EXAMPLE A 1% inch vertical extruder was equipped with a rotary hopper, the flights of which had a /2 inch pitch, and in which the root of the square spiral grooves tapered at a nine degree angle from the vertical axis of the extruder. The extruder was operated in all instances at 12 R. P. M. clockwise, and the temperature of the barrel was maintained constant at C. Under such constant conditions the rate of extrusion in pounds per hour is a measure of the feeding efliciency of the hopper. The material extruded was a standard commercially available saran copolymer. The results of the tests of the rotary hopper are summarized in Table I.

Table I Directioptof Rotation Exgutslon H0 er (R. P. M. opper a e pp (lbs./hr.)

A vertically disposed plastics extruder having a heated barrel, a plastics forwarding screw in said barrel, and a positive plastics feeding means at its upper end, saidmeans comprising; a conical bearing seat in the upper end of the barrel, a feed cylinder having a matching conical bearing at its lower end mounted for axial rotation in said seat, at least one helical groove extending the length of said cylinder in the inner wall thereof, each said groove having a diminishing root diameter as it approaches said seat, a conical hopper affixed to the upper end of the feed cylinder, an extension of said plastics forwarding screw projecting upward through said cylinder and said hopper, and means for rotating said forwarding screw and for rotating said feed cylinder and associated hopper independently of one another.

References Cited in the file of this patent UNITED STATES PATENIS 2,547,151 Braeseke Apr. 3, 1951

Patent Citations
Cited PatentFiling datePublication dateApplicantTitle
US2547151 *Sep 15, 1945Apr 3, 1951Braeseke Albert HExtruding machine
Referenced by
Citing PatentFiling datePublication dateApplicantTitle
US3036335 *Jun 11, 1959May 29, 1962Nat Rubber Machinery CoApparatus and method for extruding thermoplastic material
US3086244 *Apr 27, 1961Apr 23, 1963Arburg Feingeratefabrik Ohg HeInjection molding machine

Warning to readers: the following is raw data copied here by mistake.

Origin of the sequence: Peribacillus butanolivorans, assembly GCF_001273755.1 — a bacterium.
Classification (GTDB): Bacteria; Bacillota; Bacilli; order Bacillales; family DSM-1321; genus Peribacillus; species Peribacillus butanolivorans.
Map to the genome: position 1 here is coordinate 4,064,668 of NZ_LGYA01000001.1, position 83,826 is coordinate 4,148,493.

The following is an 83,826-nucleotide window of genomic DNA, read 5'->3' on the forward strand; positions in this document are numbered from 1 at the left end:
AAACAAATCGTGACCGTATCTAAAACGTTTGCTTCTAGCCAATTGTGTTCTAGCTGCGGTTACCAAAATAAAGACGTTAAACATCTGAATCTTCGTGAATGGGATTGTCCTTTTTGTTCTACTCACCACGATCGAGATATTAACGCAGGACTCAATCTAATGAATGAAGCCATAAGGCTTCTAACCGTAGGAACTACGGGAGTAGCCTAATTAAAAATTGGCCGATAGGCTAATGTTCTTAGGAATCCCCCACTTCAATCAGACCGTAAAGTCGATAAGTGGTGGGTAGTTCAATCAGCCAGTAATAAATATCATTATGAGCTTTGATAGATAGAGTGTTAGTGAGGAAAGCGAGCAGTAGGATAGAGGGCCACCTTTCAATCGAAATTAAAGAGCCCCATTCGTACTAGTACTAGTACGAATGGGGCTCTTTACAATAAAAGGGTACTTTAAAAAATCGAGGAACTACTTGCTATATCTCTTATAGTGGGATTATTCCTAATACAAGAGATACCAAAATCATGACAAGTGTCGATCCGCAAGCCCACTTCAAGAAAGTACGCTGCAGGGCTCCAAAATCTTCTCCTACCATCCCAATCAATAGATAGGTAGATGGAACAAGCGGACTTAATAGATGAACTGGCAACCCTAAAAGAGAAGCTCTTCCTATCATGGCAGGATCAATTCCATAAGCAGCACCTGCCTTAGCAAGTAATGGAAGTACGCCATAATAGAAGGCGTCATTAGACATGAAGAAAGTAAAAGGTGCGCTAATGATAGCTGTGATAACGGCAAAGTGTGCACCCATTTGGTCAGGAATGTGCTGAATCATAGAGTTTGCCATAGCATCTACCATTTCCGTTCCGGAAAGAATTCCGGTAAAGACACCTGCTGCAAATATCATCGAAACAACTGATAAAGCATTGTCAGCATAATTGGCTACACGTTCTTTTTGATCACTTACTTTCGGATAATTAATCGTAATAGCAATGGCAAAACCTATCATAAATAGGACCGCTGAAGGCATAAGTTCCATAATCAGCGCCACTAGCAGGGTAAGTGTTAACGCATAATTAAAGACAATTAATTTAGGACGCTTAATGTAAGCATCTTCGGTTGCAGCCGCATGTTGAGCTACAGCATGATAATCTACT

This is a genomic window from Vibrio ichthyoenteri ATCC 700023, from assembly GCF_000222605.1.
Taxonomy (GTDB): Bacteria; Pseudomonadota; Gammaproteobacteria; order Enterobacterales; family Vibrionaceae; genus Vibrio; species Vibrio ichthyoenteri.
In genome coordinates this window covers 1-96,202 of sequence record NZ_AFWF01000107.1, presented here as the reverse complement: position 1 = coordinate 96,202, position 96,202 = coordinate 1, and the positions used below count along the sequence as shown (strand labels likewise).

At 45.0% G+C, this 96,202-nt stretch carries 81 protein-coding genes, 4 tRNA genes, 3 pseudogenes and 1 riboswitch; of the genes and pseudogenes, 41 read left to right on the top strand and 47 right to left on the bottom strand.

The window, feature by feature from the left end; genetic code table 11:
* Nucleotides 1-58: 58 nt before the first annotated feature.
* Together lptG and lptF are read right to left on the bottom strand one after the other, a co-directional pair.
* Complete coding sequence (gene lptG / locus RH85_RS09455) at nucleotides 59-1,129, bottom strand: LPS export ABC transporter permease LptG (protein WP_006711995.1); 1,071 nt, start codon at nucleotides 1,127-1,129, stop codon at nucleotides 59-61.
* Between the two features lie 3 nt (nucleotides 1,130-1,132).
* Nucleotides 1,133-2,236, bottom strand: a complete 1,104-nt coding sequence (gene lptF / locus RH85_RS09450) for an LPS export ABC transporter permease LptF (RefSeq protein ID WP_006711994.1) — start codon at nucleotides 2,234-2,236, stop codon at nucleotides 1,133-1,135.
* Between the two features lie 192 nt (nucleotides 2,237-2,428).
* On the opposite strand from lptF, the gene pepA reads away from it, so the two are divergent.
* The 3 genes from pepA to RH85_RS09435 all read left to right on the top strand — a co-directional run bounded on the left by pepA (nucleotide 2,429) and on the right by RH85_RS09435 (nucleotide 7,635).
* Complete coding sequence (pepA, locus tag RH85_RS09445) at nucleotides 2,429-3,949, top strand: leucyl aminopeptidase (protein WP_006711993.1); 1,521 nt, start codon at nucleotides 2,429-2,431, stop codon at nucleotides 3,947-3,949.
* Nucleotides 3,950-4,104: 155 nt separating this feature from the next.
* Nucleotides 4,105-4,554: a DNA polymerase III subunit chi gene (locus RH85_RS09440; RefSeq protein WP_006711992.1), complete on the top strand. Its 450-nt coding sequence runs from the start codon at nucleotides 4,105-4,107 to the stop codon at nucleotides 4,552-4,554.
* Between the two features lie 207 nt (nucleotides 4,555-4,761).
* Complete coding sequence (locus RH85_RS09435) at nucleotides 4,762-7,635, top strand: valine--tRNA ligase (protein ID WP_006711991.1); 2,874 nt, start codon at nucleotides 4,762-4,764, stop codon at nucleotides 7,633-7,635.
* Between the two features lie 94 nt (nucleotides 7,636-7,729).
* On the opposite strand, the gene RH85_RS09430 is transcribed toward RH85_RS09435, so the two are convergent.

US5577839 *Jun 14, 1995Nov 26, 1996Krauss Maffei AktiengesellschaftDevice for charging injection molding and extruding machines and having a funnel provided with pins passing through clearances in a feed worm
US5591384 *Mar 31, 1994Jan 7, 1997Modern Technologies Corp.Method for molding parts
US5637329 *Jun 7, 1995Jun 10, 1997Modern Technologies Corp.Plasticator and system for molding parts
US5800757 *Sep 17, 1996Sep 1, 1998Modern Technologies Corp.System and method for molding a basketball backboard
US5954601 *Aug 26, 1998Sep 21, 1999Modern Technologies Corp.Basketball backboard with integrally molded graphics sheet
US6190586Sep 20, 1999Feb 20, 2001Composite Technologies Co., LlcMethod for creating a billet for molding a part
US6620353Jan 24, 2001Sep 16, 2003Composite Technologies Co. LlcMethod for molding reinforced thermoplastic parts
US20040046273 *Sep 12, 2003Mar 11, 2004Composite Technologies Co. LlcSystem and method for molding a basketball backboard
DE102011109662B4 *Aug 8, 2011Aug 20, 2015Anton JazbinsekZuführvorrichtung für eine Extruderschnecke
EP0286972A2 *Apr 7, 1988Oct 19, 1988Krauss-Maffei AktiengesellschaftApparatus for filling injection-moulding units
EP0286972A3 *Apr 7, 1988Mar 7, 1990Krauss-Maffei AktiengesellschaftApparatus for filling injection-moulding units
U.S. Classification366/76.9, 425/578, 366/79, 425/587, 198/550.1, 198/533
International ClassificationB29C47/10
Cooperative ClassificationB29C47/10
European ClassificationB29C47/10